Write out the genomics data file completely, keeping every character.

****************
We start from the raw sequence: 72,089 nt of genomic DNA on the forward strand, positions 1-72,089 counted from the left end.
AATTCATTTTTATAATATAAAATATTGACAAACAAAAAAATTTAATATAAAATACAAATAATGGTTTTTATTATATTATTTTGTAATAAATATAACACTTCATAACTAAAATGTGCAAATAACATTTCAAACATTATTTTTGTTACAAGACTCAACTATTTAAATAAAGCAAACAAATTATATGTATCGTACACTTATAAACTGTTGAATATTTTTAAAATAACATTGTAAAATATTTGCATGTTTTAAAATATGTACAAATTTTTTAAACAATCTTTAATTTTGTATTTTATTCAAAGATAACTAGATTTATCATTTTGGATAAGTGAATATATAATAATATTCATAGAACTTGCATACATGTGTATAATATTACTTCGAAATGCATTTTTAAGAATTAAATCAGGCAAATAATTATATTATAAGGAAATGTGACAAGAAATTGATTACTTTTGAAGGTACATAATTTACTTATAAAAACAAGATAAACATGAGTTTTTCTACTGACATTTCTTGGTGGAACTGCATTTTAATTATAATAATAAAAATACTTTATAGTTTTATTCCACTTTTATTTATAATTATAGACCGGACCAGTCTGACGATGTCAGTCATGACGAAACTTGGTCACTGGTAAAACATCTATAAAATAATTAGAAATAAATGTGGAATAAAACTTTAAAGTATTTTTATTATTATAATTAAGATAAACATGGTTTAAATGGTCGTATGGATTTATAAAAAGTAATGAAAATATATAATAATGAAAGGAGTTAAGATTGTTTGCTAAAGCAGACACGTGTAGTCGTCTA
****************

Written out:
We start from the raw sequence: 72,089 nt of genomic DNA on the forward strand, positions 1-72,089 counted from the left end.
AATTCATTTTTATAATATAAAATATTGACAAACAAAAAAATTTAATATAAAATACAAATAATGGTTTTTATTATATTATTTTGTAATAAATATAACACTTCATAACTAAAATGTGCAAATAACATTTCAAACATTATTTTTGTTACAAGACTCAACTATTTAAATAAAGCAAACAAATTATATGTATCGTACACTTATAAACTGTTGAATATTTTTAAAATAACATTGTAAAATATTTGCATGTTTTAAAATATGTACAAATTTTTTAAACAATCTTTAATTTTGTATTTTATTCAAAGATAACTAGATTTATCATTTTGGATAAGTGAATATATAATAATATTCATAGAACTTGCATACATGTGTATAATATTACTTCGAAATGCATTTTTAAGAATTAAATCAGGCAAATAATTATATTATAAGGAAATGTGACAAGAAATTGATTACTTTTGAAGGTACATAATTTACTTATAAAAACAAGATAAACATGAGTTTTTCTACTGACATTTCTTGGTGGAACTGCATTTTAATTATAATAATAAAAATACTTTATAGTTTTATTCCACTTTTATTTATAATTATAGACCGGACCAGTCTGACGATGTCAGTCATGACGAAACTTGGTCACTGGTAAAACATCTATAAAATAATTAGAAATAAATGTGGAATAAAACTTTAAAGTATTTTTATTATTATAATTAAGATAAACATGGTTTAAATGGTCGTATGGATTTATAAAAAGTAATGAAAATATATAATAATGAAAGGAGTTAAGATTGTTTGCTAAAGCAGACACGTGTAGTCGTCTA